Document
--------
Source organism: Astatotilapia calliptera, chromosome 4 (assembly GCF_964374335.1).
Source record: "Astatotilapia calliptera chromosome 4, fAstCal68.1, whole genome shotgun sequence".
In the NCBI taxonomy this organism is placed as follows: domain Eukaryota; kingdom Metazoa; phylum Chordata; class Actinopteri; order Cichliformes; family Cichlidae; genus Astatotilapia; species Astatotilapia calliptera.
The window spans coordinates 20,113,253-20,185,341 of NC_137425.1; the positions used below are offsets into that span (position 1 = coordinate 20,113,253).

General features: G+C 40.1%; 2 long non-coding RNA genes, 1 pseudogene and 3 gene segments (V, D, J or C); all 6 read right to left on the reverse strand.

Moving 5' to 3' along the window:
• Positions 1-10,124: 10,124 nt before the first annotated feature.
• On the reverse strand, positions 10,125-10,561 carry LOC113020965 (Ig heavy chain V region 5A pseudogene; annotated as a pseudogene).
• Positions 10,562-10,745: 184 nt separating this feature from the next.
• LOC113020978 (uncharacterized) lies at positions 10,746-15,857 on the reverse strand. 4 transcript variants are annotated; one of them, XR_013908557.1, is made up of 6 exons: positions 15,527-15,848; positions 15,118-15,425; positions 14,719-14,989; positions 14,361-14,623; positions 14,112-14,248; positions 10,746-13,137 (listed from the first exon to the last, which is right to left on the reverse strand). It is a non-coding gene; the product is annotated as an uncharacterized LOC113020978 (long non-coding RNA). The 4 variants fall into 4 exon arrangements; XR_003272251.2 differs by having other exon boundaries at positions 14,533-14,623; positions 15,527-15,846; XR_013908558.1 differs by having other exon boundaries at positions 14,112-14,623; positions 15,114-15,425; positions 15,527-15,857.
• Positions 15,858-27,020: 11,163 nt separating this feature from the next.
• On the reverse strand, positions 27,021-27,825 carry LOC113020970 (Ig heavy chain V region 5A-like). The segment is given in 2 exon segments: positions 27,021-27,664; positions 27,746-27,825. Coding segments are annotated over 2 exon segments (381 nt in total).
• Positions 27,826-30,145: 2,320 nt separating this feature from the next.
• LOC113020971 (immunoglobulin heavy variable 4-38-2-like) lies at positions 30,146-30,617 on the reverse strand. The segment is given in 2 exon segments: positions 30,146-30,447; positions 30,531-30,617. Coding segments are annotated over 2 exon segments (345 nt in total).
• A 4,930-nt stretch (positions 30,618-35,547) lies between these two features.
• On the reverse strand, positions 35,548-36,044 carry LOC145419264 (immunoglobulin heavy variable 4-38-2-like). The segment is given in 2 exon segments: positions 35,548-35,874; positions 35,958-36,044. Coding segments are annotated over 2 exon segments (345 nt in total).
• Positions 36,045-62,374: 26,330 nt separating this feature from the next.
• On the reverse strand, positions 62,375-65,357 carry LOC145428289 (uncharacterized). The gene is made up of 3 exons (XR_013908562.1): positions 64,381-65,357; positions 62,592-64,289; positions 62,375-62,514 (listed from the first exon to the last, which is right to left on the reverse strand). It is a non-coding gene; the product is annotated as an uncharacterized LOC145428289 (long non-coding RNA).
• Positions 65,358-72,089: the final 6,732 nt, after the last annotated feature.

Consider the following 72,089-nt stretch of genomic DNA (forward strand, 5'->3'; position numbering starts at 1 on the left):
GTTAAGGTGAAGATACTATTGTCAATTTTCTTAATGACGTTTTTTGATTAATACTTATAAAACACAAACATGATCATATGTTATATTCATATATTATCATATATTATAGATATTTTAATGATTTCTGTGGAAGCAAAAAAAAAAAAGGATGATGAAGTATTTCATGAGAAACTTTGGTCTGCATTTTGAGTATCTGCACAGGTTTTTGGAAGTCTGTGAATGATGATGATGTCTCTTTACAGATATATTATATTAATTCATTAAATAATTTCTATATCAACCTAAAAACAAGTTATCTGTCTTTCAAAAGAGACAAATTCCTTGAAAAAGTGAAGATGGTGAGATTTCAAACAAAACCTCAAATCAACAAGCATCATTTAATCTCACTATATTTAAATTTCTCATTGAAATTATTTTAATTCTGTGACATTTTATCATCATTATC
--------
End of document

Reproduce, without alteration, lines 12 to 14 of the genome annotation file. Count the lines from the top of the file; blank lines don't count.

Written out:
• On the reverse strand, positions 27,021-27,825 carry LOC113020970 (Ig heavy chain V region 5A-like). The segment is given in 2 exon segments: positions 27,021-27,664; positions 27,746-27,825. Coding segments are annotated over 2 exon segments (381 nt in total).
• Positions 27,826-30,145: 2,320 nt separating this feature from the next.
• LOC113020971 (immunoglobulin heavy variable 4-38-2-like) lies at positions 30,146-30,617 on the reverse strand. The segment is given in 2 exon segments: positions 30,146-30,447; positions 30,531-30,617. Coding segments are annotated over 2 exon segments (345 nt in total).